November 2015 issue: Blueprint of your life

On the occasion of our 9th anniversary, we decided to turn our attention to the basics—the stuff that true happiness is made of

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One day, a young friend paid a visit to the prominent British philosopher Bertrand Russell, and found him in a contemplative mood. “Why so meditative?” he enquired. “Because I’ve made an odd discovery,” replied Russell. “Every time I talk to a savant I feel quite sure that happiness is no longer a possibility. Yet when I talk with my gardener, I’m convinced of the opposite.”

That’s a profound observation by the Nobel Prize recipient. When it comes to pursuit of happiness, the more learned we are, the more illusive it seems. If only we could sit back and relax, and resist the charm of the storylines in our heads, we would realise that life is quite simple. This is what the great Chinese philosopher pointed to when he said, “Life is really simple, but we insist on making it complicated.” Yes, we make it complicated by thinking and analysing too much. We mix up our priorities, then wonder why life is not working out for us; we live a life fabricated out of mistaken ideals, then complain about the lack of fulfilment; we chase worthless objects in the hope that they will bring happiness, then the illusion breaks apart.

But life need not be so full of complications. That’s why, on the occasion of our 9th anniversary, we decided to turn our attention to the basics—the stuff that true happiness is made of. Susan Biali, an internationally recognised medical doctor who is also a life coach, gently reminds us of the nine elementary factors of happiness and wellbeing that we tend to overlook in our busy everyday living. These “building blocks” as we like to call them, don’t come as a revelation. In fact, we miss them only because they are so obvious. And yet, mull over them calmly and you will discover that maybe you need to revisit the priorities in your life and make some much needed changes.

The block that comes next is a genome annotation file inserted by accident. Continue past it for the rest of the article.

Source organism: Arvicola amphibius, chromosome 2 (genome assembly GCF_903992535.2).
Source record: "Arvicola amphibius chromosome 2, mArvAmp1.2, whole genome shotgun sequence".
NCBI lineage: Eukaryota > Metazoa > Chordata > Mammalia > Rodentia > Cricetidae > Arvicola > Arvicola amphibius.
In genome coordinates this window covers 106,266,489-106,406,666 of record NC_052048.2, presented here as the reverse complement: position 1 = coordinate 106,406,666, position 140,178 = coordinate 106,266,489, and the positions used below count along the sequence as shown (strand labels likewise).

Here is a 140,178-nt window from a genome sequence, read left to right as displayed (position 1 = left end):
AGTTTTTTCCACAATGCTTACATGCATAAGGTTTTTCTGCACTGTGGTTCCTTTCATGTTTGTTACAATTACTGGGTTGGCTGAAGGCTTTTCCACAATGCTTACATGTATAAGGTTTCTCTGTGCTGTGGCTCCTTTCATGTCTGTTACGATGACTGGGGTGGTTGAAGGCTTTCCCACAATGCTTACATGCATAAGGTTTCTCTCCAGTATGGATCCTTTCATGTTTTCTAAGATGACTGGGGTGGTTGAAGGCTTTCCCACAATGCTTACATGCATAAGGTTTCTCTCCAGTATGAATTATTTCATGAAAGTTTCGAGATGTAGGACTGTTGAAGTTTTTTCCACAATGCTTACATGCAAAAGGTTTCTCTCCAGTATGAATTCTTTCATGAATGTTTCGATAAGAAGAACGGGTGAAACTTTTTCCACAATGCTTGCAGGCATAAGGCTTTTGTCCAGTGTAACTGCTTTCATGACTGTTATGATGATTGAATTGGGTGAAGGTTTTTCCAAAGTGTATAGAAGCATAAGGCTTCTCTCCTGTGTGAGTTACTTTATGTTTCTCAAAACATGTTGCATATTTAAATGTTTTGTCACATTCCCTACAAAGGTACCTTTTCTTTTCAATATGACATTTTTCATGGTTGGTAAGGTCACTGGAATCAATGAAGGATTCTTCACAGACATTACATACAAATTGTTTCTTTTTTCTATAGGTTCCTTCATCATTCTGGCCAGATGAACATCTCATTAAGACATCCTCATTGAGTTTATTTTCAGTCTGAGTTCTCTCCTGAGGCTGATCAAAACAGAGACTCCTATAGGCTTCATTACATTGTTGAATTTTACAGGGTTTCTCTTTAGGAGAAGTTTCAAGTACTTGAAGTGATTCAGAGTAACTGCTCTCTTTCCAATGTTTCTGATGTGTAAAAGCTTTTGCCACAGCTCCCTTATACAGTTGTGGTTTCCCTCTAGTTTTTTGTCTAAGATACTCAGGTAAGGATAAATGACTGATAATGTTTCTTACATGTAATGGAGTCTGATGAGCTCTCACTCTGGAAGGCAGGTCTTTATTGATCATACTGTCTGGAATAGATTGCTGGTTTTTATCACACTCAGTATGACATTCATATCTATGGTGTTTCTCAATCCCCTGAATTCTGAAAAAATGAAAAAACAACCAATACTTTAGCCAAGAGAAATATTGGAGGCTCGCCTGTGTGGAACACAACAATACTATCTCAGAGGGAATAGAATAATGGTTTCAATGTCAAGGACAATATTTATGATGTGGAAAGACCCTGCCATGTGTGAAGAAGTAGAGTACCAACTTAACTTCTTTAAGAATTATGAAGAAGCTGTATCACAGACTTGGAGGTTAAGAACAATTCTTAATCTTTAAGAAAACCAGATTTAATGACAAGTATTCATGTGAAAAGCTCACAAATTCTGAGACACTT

While explaining the need to cultivate emotional resilience, Susan highlights the importance of conscious commitment to live in a balanced, mentally healthy place. “As soon as life gets crowded, most people push sleep, good nutrition and exercise out of the way, to make room for what we think is ‘more important’. We’ve got it backwards! We should see these good health basics as the foundation of our day, the non-negotiable framework of balance in our lives, rather than considering them as disposable options,” she says.

Of the nine building blocks, you may discover that you have a few of them already in place—these are the aspects of your life that are going well. You now need to make a conscious effort to get the remaining blocks to interlock and fit with the existing ones. The changes may not happen overnight but once you are committed to the new blueprint of your life, it’s only a matter of time when the structure of your life will become sturdy and durable—with the wherewithal to resist small and big tremors that will strike from time to time.

Happy Diwali!

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